BlackRock Energy & Resources Income (BERI) is the new name for BlackRock Commodities Income Trust. The share price reaction to the name change (effective 14th May) disproves those who believe names carry no importance to the attractiveness of a trust. Somewhat unexpectedly, the trust de-rated by around 3 percentage points on the announcement of the change of name which puzzles us, given that nothing else has changed as regards the management of the company.
Discount to NAV
The board made the decision to adopt the new name, believing that it better reflects the company’s investment universe, which consists predominantly of energy and mining equities as opposed to commodities. As before, the managers of BERI employ a conviction-led approach to delivering a high income from the global mining and energy sectors. They have slowly been introducing an “energy transition” theme within these sectors into the portfolio (4.2% of the portfolio currently), recognising that global efforts to mitigate the effects of climate change will offer interesting growth opportunities. With the shares now yielding 5.7%, we observe that there are very few equity trusts which offer a higher dividend yield. What is more, the trust now trades on a discount of around 10% at the time of writing.
The top ten holdings currently account for just over 50% of total assets, and as such relative to most equity funds this trust can be considered highly concentrated. Managed by Olivia Markham and Tom Holl, BERI typically has a roughly even split between mining and energy stocks. Reflecting the income mandate as well as the current outlook of the managers, a significant proportion of the trust is invested in the larger, diversified companies within each sector. The managers believe that within both of these sectors, diversified mega-caps will continue to be hugely cash-generative at current commodity price levels. With solid balance sheets and management focused on shareholders, the prospects seem set fair for dividend hungry investors.
BRCI’s objectives are to achieve both an annual dividend target and, over the long term, capital growth. The board considers a “reference index”, of 50% EMIX Global Mining and 50% MSCI World Energy Index to compare performance, but does not see it as a benchmark, given the high-income mandate of the trust. Over the longer term, during what has been a severely volatile time for mining and energy companies, the trust has not kept pace with the reference index. However, 2019 has been a good year for BRCI, and as at 5th June 2019 is +8.7%, 0.4% ahead of the reference index in NAV terms. The trust’s more conservative approach is evidenced by the fact that it has beaten the average for the AIC investment trust peer group in six of the past eight calendar years.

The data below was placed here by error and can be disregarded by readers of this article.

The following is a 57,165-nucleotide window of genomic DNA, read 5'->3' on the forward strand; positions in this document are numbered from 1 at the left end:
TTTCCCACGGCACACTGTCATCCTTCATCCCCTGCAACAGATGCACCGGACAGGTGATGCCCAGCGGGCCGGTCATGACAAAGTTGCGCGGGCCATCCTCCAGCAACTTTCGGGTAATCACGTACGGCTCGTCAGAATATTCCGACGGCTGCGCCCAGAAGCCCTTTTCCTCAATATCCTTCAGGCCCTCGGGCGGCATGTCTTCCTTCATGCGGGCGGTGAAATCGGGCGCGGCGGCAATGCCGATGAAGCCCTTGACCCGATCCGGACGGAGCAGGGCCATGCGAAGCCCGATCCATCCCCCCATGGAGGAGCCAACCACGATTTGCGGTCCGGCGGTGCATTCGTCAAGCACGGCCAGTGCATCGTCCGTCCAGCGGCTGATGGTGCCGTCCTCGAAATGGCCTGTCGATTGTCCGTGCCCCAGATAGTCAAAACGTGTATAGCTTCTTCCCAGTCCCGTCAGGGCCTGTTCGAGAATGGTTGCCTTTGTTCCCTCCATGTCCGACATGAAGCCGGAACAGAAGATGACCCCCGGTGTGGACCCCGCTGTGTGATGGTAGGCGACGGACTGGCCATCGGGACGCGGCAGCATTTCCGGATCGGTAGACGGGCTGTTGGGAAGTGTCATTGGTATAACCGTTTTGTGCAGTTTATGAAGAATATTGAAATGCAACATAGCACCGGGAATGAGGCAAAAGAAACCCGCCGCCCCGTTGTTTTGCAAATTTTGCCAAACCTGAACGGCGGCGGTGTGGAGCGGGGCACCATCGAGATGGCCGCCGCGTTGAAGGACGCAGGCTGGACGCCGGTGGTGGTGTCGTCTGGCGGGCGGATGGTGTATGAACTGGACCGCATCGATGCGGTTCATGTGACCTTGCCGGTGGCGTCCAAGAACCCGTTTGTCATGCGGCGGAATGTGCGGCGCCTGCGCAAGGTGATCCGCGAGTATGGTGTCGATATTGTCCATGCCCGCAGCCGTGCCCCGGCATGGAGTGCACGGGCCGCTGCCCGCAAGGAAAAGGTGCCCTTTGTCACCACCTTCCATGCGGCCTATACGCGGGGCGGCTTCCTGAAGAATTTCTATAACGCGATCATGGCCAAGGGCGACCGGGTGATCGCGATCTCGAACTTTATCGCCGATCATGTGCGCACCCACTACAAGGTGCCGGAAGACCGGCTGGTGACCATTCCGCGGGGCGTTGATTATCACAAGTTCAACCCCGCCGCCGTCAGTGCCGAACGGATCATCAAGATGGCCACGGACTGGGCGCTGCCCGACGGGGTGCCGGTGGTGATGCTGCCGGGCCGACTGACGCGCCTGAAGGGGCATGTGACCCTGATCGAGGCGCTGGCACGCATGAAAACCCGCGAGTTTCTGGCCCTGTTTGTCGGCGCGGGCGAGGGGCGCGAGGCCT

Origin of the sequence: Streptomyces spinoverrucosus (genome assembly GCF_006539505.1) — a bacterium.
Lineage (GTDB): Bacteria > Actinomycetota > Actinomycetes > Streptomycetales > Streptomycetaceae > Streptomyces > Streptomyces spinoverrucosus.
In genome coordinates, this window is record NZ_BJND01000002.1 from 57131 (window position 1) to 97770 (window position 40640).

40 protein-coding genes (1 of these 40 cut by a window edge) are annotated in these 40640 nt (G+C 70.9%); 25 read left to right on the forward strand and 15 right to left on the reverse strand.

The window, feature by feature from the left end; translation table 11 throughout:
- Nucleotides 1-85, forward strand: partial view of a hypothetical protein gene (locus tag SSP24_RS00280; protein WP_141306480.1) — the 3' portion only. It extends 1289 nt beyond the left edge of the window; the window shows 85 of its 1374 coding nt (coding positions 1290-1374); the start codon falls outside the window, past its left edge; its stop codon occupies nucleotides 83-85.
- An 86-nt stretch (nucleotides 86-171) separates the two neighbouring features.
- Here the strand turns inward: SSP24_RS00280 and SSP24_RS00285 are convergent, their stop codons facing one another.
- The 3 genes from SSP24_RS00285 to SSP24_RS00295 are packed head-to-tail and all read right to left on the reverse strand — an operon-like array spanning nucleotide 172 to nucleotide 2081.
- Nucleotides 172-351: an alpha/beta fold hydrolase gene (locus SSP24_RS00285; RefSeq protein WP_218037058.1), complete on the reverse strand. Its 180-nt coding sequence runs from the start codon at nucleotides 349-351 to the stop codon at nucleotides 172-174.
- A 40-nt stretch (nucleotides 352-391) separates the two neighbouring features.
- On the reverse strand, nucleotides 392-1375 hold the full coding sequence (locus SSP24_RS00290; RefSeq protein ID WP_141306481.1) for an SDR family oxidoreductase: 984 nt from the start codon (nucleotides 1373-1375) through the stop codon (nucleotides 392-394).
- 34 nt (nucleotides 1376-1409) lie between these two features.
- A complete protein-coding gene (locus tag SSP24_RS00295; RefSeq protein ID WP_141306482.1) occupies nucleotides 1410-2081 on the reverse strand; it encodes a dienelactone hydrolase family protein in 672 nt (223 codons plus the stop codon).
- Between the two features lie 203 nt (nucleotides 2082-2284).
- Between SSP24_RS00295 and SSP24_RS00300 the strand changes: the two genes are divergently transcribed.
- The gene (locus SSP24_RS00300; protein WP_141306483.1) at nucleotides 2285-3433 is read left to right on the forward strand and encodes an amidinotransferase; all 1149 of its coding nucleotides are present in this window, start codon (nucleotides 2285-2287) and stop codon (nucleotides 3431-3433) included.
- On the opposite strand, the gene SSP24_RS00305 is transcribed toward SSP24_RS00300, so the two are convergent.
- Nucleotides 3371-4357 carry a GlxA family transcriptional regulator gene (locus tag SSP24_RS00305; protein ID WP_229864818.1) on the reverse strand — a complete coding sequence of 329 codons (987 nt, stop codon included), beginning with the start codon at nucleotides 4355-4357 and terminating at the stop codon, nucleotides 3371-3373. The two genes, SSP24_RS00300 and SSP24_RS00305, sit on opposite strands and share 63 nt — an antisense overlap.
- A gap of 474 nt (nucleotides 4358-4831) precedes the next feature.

High yields often pose questions as to their sustainability. However, in the most recent annual report, the board has reaffirmed its commitment to a 4p dividend for the financial year ending 30th November 2019. The board also stated that it will look to protect any future shortfall in earnings with revenue or capital reserves, which in our mind indicates that the dividend yield of 5.7% looks relatively secure. At this level, the trust yields considerably more than most other areas of the market, and is firmly in the top ten highest yielding equity investment trusts (across all sectors).
As at the end of November 2018, revenue reserves stood at 0.6X the current 4p annual dividend level. With the board’s reaffirmation of the 4p dividend target, and that they would look to protect any future shortfall in earnings with revenue or capital reserves, the dividend yield of 5.7% looks relatively secure. At this level, the trust yields considerably more than most other areas of the market - Global Equity Income investment trusts for example yield 4.1%.
The managers continue to be optimistic in their outlook for the energy and mining sectors, believing 2019 will continue to see high levels of free cash flow translating into strong dividend payments. The fact that both the energy and mining sectors are under-owned by institutional investors gives the managers hope that once confidence on the global economy returns, investors will benefit from a re-rating.
The name change seems to have prompted irrational selling pressure on the shares, and as a result they now trade on a discount of around 10%. Whilst a premium to peers, the shares have rarely looked cheaper relative to their own discount history. Yielding 5.7%, BERI continues to be an attractive and differentiated source of income for a portfolio.
|Discount of 10% looks anomalous for a trust with such a high yield
||Relatively small trust
|High income, with dividend backed by a committed board
||Unlikely to perform well if global economy tips into recession
|Defensive and broadly spread portfolio, managed by specialist team
||Strong sterling could undo any earnings growth from underlying portfolio